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River blindness, a devastating tropical disease that affects 18 million people worldwide, is caused by parasitic worms, carried by biting flies, that burrow through the skin and release millions of tiny offspring that spread throughout the body.

But the worms themselves probably aren't the main culprits causing the disease's symptoms, reports an international team of scientists in the 8 March issue of Science. Instead, it's the worms' cargo of Wolbachia bacteria that provokes the body's severe inflammatory response, leading to blindness and serious skin disorders.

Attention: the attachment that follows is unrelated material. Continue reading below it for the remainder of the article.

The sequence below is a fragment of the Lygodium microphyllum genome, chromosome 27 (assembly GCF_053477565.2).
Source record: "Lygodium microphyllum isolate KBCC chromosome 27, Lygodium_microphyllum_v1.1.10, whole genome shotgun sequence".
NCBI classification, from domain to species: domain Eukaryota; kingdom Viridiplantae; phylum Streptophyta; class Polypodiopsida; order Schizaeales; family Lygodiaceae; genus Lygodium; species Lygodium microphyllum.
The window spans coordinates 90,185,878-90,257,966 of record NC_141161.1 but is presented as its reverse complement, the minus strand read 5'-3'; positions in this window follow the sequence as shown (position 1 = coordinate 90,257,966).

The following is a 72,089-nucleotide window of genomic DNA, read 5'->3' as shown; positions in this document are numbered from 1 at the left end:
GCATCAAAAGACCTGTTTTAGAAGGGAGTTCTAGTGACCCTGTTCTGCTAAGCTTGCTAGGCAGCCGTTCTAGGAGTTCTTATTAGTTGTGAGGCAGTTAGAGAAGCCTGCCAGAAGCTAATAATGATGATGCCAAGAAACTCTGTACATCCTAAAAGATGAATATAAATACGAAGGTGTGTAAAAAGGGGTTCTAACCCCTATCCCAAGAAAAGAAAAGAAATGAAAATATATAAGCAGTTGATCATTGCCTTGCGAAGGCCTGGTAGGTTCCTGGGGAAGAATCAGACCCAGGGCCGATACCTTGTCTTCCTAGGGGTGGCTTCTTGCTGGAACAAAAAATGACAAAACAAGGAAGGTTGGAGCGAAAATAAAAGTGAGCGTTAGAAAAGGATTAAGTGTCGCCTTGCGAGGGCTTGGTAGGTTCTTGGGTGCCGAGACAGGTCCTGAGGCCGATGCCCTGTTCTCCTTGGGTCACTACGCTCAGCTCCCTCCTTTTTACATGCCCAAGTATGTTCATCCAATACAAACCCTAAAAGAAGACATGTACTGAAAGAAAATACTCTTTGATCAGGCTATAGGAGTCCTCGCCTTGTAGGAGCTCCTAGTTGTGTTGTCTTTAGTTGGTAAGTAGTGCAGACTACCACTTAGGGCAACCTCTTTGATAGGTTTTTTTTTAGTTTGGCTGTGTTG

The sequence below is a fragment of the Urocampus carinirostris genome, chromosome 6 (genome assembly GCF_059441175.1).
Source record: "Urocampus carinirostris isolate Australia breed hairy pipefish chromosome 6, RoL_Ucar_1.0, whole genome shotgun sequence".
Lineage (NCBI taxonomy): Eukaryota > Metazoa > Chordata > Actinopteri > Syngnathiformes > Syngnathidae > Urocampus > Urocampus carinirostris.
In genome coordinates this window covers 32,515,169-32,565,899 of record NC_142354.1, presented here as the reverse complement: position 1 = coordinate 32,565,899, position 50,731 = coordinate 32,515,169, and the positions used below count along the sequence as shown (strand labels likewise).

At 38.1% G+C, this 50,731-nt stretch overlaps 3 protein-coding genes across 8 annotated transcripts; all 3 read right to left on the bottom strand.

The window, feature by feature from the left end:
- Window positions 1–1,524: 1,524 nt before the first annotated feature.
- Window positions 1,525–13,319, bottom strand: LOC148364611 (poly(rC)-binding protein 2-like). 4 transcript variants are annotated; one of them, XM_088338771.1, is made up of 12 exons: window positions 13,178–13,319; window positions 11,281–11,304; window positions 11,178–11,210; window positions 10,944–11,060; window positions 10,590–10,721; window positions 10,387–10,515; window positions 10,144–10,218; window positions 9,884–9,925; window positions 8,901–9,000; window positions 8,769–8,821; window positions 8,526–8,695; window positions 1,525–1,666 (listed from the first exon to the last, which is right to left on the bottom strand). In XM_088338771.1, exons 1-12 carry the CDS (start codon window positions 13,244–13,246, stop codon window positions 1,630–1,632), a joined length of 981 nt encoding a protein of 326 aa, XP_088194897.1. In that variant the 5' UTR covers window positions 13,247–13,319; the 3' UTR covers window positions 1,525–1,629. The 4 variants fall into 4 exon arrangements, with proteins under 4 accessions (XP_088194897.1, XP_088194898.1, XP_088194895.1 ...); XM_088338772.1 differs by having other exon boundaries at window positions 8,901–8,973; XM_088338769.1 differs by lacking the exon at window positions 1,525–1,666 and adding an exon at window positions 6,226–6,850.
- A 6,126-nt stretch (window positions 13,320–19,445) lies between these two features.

Pinpointing these bacteria as the direct factor behind the disease's virulence may suggest new therapies for combating river blindness, especially since recent studies have shown that the bacteria can be killed by the common antibiotic doxycycline.

Amelié v. Saint André and colleagues show in a mouse model that the body's immune response to Wolbachia is the main cause of the corneal inflammation that leads to vision loss.

Reference: Science, 8 March 2002

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